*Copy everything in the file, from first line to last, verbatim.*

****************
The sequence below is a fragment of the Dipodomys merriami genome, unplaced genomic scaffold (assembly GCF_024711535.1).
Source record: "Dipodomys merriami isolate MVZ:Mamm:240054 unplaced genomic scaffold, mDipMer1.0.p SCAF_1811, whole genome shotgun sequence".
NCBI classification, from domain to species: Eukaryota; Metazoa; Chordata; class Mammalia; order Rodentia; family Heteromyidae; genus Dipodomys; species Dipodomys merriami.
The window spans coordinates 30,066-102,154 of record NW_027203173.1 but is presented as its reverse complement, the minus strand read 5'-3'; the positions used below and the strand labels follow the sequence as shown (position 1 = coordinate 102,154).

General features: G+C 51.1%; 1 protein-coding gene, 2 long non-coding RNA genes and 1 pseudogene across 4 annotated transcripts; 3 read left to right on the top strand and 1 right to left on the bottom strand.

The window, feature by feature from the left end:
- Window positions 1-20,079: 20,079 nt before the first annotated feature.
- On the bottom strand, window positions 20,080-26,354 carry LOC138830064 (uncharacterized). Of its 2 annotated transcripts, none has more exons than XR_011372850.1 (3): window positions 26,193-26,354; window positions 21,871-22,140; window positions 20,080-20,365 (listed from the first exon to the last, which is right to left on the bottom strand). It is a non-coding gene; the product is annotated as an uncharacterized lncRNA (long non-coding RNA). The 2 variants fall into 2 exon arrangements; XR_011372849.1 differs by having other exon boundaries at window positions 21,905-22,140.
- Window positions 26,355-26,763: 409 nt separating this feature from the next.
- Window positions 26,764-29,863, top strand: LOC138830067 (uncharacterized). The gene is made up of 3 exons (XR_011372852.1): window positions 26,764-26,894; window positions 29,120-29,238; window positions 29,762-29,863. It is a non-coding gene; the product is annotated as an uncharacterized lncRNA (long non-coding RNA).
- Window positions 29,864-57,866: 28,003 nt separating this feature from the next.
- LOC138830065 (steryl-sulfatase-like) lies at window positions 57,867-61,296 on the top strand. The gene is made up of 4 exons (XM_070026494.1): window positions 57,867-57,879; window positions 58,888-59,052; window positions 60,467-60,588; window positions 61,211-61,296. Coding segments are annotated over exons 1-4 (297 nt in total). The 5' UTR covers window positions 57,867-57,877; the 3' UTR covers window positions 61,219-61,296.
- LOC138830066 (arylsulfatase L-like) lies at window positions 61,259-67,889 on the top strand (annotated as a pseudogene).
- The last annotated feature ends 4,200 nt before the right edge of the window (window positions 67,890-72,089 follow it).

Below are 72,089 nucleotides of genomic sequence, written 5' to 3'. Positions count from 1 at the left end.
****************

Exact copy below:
The sequence below is a fragment of the Dipodomys merriami genome, unplaced genomic scaffold (assembly GCF_024711535.1).
Source record: "Dipodomys merriami isolate MVZ:Mamm:240054 unplaced genomic scaffold, mDipMer1.0.p SCAF_1811, whole genome shotgun sequence".
NCBI classification, from domain to species: Eukaryota; Metazoa; Chordata; class Mammalia; order Rodentia; family Heteromyidae; genus Dipodomys; species Dipodomys merriami.
The window spans coordinates 30,066-102,154 of record NW_027203173.1 but is presented as its reverse complement, the minus strand read 5'-3'; the positions used below and the strand labels follow the sequence as shown (position 1 = coordinate 102,154).

General features: G+C 51.1%; 1 protein-coding gene, 2 long non-coding RNA genes and 1 pseudogene across 4 annotated transcripts; 3 read left to right on the top strand and 1 right to left on the bottom strand.

The window, feature by feature from the left end:
- Window positions 1-20,079: 20,079 nt before the first annotated feature.
- On the bottom strand, window positions 20,080-26,354 carry LOC138830064 (uncharacterized). Of its 2 annotated transcripts, none has more exons than XR_011372850.1 (3): window positions 26,193-26,354; window positions 21,871-22,140; window positions 20,080-20,365 (listed from the first exon to the last, which is right to left on the bottom strand). It is a non-coding gene; the product is annotated as an uncharacterized lncRNA (long non-coding RNA). The 2 variants fall into 2 exon arrangements; XR_011372849.1 differs by having other exon boundaries at window positions 21,905-22,140.
- Window positions 26,355-26,763: 409 nt separating this feature from the next.
- Window positions 26,764-29,863, top strand: LOC138830067 (uncharacterized). The gene is made up of 3 exons (XR_011372852.1): window positions 26,764-26,894; window positions 29,120-29,238; window positions 29,762-29,863. It is a non-coding gene; the product is annotated as an uncharacterized lncRNA (long non-coding RNA).
- Window positions 29,864-57,866: 28,003 nt separating this feature from the next.
- LOC138830065 (steryl-sulfatase-like) lies at window positions 57,867-61,296 on the top strand. The gene is made up of 4 exons (XM_070026494.1): window positions 57,867-57,879; window positions 58,888-59,052; window positions 60,467-60,588; window positions 61,211-61,296. Coding segments are annotated over exons 1-4 (297 nt in total). The 5' UTR covers window positions 57,867-57,877; the 3' UTR covers window positions 61,219-61,296.
- LOC138830066 (arylsulfatase L-like) lies at window positions 61,259-67,889 on the top strand (annotated as a pseudogene).
- The last annotated feature ends 4,200 nt before the right edge of the window (window positions 67,890-72,089 follow it).

Below are 72,089 nucleotides of genomic sequence, written 5' to 3'. Positions count from 1 at the left end.